They are both correct. The use of an apostrophe to form a plural of a mentioned term (which is what you would be doing here) is valid, though less commonly used than it used to be. (It's one of a few cases where apostrophes are, or have been, used to form plurals, on which you can read more here).
It is now most often seen in set phrases like "if's and but's" or "do's and don'ts" (note that the double apostrophe of don't's is normally avoided) because some people who no longer use the form do still with set phrases.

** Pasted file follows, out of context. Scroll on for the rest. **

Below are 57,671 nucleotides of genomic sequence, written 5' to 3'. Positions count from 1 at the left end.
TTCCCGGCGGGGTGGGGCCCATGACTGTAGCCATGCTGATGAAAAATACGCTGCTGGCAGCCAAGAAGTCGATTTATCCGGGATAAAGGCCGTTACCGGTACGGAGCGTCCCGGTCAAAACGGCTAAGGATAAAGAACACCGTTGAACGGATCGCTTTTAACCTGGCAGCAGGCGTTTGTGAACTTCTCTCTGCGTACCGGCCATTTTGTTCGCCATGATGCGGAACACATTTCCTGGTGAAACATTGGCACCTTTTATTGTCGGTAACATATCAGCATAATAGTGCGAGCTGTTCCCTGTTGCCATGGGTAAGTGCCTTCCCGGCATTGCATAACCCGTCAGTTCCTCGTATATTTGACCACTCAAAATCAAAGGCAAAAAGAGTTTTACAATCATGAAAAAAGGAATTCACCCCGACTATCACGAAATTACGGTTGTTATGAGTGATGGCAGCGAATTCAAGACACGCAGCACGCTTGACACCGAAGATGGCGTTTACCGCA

But meanwhile, the trend is increasingly against this form.
It does though have the advantage of clarity as you say, so it is arguably the superior if you have no formatting ability, or in handwriting.
If you can use formatting, then the likes of:
Can be better than either; being even clearer that you are using "How To" as a name for a how-to guide (so it is a noun phrase rather than an adverb-preposition pair, and hence a sort of mention) and pluralising, without the rather old-fashioned use of the apostrophe in a plural.